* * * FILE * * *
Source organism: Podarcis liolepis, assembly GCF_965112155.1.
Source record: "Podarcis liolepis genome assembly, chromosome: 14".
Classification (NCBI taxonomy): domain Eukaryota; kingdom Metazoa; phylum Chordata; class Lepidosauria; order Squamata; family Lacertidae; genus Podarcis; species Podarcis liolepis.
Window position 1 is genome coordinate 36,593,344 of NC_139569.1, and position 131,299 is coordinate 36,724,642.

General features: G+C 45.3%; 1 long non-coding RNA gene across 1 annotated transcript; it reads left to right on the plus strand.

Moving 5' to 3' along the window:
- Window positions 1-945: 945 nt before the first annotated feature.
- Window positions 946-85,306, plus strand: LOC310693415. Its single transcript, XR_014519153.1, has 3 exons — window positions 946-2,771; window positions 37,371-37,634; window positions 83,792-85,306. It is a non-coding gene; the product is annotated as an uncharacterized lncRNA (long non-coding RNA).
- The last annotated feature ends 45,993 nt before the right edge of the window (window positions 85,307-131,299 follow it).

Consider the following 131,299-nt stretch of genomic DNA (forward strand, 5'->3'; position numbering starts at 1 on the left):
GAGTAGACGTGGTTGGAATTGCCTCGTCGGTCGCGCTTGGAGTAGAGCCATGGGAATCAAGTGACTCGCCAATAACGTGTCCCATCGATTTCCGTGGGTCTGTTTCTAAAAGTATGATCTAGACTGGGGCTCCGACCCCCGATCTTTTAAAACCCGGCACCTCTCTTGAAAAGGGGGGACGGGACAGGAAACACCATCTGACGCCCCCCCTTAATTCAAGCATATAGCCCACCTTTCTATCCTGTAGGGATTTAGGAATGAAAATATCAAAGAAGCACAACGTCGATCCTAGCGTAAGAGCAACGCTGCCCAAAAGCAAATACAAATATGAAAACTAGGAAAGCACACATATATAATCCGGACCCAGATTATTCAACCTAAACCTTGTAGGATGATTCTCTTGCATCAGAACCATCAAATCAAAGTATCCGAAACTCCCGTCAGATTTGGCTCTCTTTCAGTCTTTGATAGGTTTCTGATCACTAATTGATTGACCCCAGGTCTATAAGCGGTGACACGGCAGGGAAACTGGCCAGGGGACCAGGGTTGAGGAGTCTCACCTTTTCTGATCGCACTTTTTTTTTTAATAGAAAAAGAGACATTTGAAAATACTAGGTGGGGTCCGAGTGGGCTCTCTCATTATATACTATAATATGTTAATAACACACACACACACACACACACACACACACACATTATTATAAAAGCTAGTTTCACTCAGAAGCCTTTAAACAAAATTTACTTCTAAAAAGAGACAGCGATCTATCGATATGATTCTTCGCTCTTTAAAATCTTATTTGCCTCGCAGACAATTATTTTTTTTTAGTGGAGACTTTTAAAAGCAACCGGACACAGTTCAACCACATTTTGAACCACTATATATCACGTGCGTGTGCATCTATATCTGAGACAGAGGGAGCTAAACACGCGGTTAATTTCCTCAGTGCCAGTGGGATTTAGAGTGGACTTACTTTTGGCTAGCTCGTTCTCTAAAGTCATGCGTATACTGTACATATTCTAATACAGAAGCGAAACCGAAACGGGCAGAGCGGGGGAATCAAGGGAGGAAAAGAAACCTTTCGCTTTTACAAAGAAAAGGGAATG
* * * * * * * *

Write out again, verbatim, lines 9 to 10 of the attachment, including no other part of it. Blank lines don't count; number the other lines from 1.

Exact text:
- The last annotated feature ends 45,993 nt before the right edge of the window (window positions 85,307-131,299 follow it).

Consider the following 131,299-nt stretch of genomic DNA (forward strand, 5'->3'; position numbering starts at 1 on the left):